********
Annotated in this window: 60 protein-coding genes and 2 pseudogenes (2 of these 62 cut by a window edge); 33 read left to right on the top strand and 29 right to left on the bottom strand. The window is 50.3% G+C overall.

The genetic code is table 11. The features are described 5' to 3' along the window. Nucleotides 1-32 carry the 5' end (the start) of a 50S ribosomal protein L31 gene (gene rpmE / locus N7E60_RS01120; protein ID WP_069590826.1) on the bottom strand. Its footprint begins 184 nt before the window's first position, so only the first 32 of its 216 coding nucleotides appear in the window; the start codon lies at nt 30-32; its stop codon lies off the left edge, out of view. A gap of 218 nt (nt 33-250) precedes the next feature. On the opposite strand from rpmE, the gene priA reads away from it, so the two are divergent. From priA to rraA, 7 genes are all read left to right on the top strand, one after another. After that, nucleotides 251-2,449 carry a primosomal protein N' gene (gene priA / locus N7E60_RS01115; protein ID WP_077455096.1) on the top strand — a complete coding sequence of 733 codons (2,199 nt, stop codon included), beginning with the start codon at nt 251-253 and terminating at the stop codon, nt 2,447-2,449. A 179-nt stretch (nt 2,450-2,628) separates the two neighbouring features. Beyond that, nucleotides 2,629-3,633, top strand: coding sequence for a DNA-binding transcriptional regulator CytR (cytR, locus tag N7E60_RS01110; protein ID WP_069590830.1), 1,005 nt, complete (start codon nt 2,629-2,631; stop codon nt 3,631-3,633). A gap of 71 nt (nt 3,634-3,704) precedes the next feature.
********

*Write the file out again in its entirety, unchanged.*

Annotated in this window: 60 protein-coding genes and 2 pseudogenes (2 of these 62 cut by a window edge); 33 read left to right on the top strand and 29 right to left on the bottom strand. The window is 50.3% G+C overall.

The genetic code is table 11. The features are described 5' to 3' along the window. Nucleotides 1-32 carry the 5' end (the start) of a 50S ribosomal protein L31 gene (gene rpmE / locus N7E60_RS01120; protein ID WP_069590826.1) on the bottom strand. Its footprint begins 184 nt before the window's first position, so only the first 32 of its 216 coding nucleotides appear in the window; the start codon lies at nt 30-32; its stop codon lies off the left edge, out of view. A gap of 218 nt (nt 33-250) precedes the next feature. On the opposite strand from rpmE, the gene priA reads away from it, so the two are divergent. From priA to rraA, 7 genes are all read left to right on the top strand, one after another. After that, nucleotides 251-2,449 carry a primosomal protein N' gene (gene priA / locus N7E60_RS01115; protein ID WP_077455096.1) on the top strand — a complete coding sequence of 733 codons (2,199 nt, stop codon included), beginning with the start codon at nt 251-253 and terminating at the stop codon, nt 2,447-2,449. A 179-nt stretch (nt 2,450-2,628) separates the two neighbouring features. Beyond that, nucleotides 2,629-3,633, top strand: coding sequence for a DNA-binding transcriptional regulator CytR (cytR, locus tag N7E60_RS01110; protein ID WP_069590830.1), 1,005 nt, complete (start codon nt 2,629-2,631; stop codon nt 3,631-3,633). A gap of 71 nt (nt 3,634-3,704) precedes the next feature.